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article imageAntidote to sugar? Yes, it’s possible

By Paul Wallis     Jan 18, 2011 in Health
Sydney - Sugar is the main offender in modern diets. Sweeteners, in endless forms, are part of the basic diet. Sugar is actually addictive. In combination with fat, it produces feelgood chemicals known as opioids, which condition the body to want more.
The effects of excess sugar are all too well known. Author Susie Burrell has written a book called “Losing the last 5kg”.
Ms. Burrell comments in The Sydney Morning Herald:
“One obvious problem with too much sugar is that it provides a lot of kilojoules but no nutrients. But it’s also the company sugar keeps - there’s growing evidence that eating too many sugary foods can prime the brain to wanting more and more of them, especially when sugar is combined with fat,” she says.”
Research is also cited from Harvard School of Public Health produced some findings:
“…one to two sugary drinks daily increased the risk of type 2 diabetes by 26 per cent and also raised the risk of metabolic syndrome by 20 per cent.”
Metabolic syndrome is the process whereby sugar is converted to fat, creating the cycle of issues related to excess fat. Even people not having a weight problem can be at risk of diabetes.
To add another dimension to a problem most people find quite difficult enough, “sugar withdrawal” is also a problem. It includes headaches and irritability.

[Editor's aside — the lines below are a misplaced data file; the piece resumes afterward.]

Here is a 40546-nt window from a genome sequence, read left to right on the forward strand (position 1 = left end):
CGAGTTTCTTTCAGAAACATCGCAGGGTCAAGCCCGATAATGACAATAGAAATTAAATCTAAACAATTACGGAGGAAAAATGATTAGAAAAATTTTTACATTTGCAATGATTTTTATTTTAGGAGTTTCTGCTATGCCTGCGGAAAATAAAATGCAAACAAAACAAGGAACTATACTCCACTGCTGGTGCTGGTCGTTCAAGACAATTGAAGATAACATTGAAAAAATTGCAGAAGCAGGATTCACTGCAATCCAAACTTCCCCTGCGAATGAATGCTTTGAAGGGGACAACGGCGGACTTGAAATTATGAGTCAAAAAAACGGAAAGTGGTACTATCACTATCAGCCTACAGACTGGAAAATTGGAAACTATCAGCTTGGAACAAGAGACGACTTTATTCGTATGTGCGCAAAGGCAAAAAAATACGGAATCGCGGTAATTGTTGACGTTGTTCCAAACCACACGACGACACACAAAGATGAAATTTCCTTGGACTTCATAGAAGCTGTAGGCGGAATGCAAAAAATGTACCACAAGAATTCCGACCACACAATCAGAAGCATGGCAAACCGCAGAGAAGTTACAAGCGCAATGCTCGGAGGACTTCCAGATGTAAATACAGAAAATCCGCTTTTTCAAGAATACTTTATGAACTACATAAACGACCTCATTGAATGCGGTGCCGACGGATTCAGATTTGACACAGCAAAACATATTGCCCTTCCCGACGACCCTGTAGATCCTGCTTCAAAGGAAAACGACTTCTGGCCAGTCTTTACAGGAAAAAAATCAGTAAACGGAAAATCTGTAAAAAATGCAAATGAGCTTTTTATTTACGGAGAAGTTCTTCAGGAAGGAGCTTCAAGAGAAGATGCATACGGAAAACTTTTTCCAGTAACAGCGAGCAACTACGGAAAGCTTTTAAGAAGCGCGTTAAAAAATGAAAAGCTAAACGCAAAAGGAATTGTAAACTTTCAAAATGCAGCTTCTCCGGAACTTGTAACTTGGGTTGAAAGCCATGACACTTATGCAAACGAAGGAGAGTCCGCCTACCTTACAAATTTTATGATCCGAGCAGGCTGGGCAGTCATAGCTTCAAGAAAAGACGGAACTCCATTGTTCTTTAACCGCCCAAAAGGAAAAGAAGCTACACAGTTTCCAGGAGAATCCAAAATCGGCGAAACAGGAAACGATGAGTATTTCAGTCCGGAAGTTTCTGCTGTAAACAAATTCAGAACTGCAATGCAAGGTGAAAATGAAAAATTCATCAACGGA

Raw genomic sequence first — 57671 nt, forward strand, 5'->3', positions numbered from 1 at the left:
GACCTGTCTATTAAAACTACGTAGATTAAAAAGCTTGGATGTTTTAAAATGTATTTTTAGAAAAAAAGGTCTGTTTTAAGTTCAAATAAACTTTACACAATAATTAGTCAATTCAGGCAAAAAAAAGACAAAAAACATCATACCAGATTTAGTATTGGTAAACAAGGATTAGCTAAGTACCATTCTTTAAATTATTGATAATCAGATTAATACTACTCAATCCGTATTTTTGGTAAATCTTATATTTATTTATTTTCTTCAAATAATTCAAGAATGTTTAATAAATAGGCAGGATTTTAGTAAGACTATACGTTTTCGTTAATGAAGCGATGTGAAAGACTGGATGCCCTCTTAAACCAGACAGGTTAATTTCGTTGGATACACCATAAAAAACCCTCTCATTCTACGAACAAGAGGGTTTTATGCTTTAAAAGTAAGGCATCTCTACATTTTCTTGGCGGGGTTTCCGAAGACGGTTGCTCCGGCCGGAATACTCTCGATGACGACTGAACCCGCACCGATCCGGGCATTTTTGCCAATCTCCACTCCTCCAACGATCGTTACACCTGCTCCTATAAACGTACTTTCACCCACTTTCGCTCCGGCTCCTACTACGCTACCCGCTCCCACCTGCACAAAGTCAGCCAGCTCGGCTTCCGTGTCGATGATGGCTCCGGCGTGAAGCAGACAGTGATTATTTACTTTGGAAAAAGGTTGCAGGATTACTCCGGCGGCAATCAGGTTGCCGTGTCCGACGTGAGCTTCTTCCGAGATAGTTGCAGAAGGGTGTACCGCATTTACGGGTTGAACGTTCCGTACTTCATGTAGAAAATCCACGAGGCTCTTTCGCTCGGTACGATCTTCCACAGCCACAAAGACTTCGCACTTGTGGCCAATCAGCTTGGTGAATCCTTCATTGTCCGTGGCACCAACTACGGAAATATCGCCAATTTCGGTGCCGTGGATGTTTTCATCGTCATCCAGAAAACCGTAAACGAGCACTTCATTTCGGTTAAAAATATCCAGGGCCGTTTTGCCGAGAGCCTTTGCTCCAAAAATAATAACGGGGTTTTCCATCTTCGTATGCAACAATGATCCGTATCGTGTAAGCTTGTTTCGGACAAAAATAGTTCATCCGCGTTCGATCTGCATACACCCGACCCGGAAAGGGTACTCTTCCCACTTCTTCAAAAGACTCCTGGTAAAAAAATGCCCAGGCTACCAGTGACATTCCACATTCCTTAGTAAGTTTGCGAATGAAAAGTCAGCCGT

Which raises the question: How to fight the sugar craving? Burrell’s answer is simple enough: Eat good unprocessed food regularly, and use savory flavors to counteract the sugar craving. Salty food tends to contrast sharply with sugar, and the combination of good nutrition dampens the urge to snack.
There’s another problem. Sugar is commonly used as a preservative. Sugar is chemically highly active, and it’s often used as a preservative for meat. The chemistry of sugar interferes with microbial action, literally combining with microbial enzymes.
Sugar is in fact extremely common in this role. It’s been noticed that indigenous peoples not used to high amounts of sugar in their traditional diet like Native Americans and Australian Aboriginals are at very high risk of diabetes when eating a modern diet. Even canned food is capable of delivering a large dose of sugar.
There are no statistics on how sugar affects public health in sufficient detail to say that “sugar kills more people than…” anything else in modern medicine. The global diabetes plague, however, is generally considered the smoking gun of the negative effects of modern diets.
There are moves afoot to try to control the presence of sugar in the modern diet:
Recently in the UK a ban on sugar in coffee and tea machines was ordered by the NHS.
The EU is considering a ban on adding sugar to fruit juice.
Even the herbal supplement industry has introduced “sugar ban” tablets, notably Gymnema sylvestre, a anti-sweetener, which is said to destroy the sweet taste. Note: It’s not clear what effect, if any, this supplement has on sugar levels or their effects.
The old dietitian's saying still holds good, though, according to the current research: “Don’t eat garbage”. It’s not called “junk food” for nothing.
More about Sugar, Susie burrell, Harvard public health
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